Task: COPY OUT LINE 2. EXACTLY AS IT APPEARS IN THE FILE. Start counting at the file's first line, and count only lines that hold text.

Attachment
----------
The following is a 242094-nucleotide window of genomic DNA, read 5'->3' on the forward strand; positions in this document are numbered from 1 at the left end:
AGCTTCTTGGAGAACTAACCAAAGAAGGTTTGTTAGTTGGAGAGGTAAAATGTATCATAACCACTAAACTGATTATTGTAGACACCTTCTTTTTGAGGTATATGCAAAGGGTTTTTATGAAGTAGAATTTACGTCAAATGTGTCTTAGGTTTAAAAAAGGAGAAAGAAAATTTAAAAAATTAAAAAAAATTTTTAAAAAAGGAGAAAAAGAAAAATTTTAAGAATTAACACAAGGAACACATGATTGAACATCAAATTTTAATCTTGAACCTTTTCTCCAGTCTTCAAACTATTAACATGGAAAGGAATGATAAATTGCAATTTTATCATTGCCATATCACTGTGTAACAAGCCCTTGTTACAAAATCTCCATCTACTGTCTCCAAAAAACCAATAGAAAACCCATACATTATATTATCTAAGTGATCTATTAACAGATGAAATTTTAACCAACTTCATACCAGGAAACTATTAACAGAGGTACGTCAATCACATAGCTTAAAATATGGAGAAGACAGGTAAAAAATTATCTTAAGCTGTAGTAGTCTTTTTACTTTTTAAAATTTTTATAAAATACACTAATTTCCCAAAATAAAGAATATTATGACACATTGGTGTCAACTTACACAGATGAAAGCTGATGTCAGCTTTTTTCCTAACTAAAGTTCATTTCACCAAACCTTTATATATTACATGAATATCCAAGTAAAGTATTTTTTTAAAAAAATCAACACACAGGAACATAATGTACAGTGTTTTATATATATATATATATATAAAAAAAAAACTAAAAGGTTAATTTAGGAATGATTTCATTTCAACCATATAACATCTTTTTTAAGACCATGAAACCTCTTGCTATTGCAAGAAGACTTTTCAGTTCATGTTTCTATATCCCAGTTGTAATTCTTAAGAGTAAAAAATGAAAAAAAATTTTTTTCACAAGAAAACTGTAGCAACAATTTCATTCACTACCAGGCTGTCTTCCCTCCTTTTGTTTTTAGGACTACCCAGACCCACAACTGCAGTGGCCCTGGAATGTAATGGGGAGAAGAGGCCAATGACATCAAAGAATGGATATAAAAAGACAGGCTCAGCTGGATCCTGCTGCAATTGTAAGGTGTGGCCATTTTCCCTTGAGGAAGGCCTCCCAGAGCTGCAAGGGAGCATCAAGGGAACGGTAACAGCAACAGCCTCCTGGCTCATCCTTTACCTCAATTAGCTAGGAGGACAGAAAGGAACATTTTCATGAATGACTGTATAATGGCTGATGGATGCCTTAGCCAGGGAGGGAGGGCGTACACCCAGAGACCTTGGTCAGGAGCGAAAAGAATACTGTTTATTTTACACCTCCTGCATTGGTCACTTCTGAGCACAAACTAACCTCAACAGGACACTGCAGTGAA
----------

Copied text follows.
AGCTTCTTGGAGAACTAACCAAAGAAGGTTTGTTAGTTGGAGAGGTAAAATGTATCATAACCACTAAACTGATTATTGTAGACACCTTCTTTTTGAGGTATATGCAAAGGGTTTTTATGAAGTAGAATTTACGTCAAATGTGTCTTAGGTTTAAAAAAGGAGAAAGAAAATTTAAAAAATTAAAAAAAATTTTTAAAAAAGGAGAAAAAGAAAAATTTTAAGAATTAACACAAGGAACACATGATTGAACATCAAATTTTAATCTTGAACCTTTTCTCCAGTCTTCAAACTATTAACATGGAAAGGAATGATAAATTGCAATTTTATCATTGCCATATCACTGTGTAACAAGCCCTTGTTACAAAATCTCCATCTACTGTCTCCAAAAAACCAATAGAAAACCCATACATTATATTATCTAAGTGATCTATTAACAGATGAAATTTTAACCAACTTCATACCAGGAAACTATTAACAGAGGTACGTCAATCACATAGCTTAAAATATGGAGAAGACAGGTAAAAAATTATCTTAAGCTGTAGTAGTCTTTTTACTTTTTAAAATTTTTATAAAATACACTAATTTCCCAAAATAAAGAATATTATGACACATTGGTGTCAACTTACACAGATGAAAGCTGATGTCAGCTTTTTTCCTAACTAAAGTTCATTTCACCAAACCTTTATATATTACATGAATATCCAAGTAAAGTATTTTTTTAAAAAAATCAACACACAGGAACATAATGTACAGTGTTTTATATATATATATATATATAAAAAAAAAACTAAAAGGTTAATTTAGGAATGATTTCATTTCAACCATATAACATCTTTTTTAAGACCATGAAACCTCTTGCTATTGCAAGAAGACTTTTCAGTTCATGTTTCTATATCCCAGTTGTAATTCTTAAGAGTAAAAAATGAAAAAAAATTTTTTTCACAAGAAAACTGTAGCAACAATTTCATTCACTACCAGGCTGTCTTCCCTCCTTTTGTTTTTAGGACTACCCAGACCCACAACTGCAGTGGCCCTGGAATGTAATGGGGAGAAGAGGCCAATGACATCAAAGAATGGATATAAAAAGACAGGCTCAGCTGGATCCTGCTGCAATTGTAAGGTGTGGCCATTTTCCCTTGAGGAAGGCCTCCCAGAGCTGCAAGGGAGCATCAAGGGAACGGTAACAGCAACAGCCTCCTGGCTCATCCTTTACCTCAATTAGCTAGGAGGACAGAAAGGAACATTTTCATGAATGACTGTATAATGGCTGATGGATGCCTTAGCCAGGGAGGGAGGGCGTACACCCAGAGACCTTGGTCAGGAGCGAAAAGAATACTGTTTATTTTACACCTCCTGCATTGGTCACTTCTGAGCACAAACTAACCTCAACAGGACACTGCAGTGAA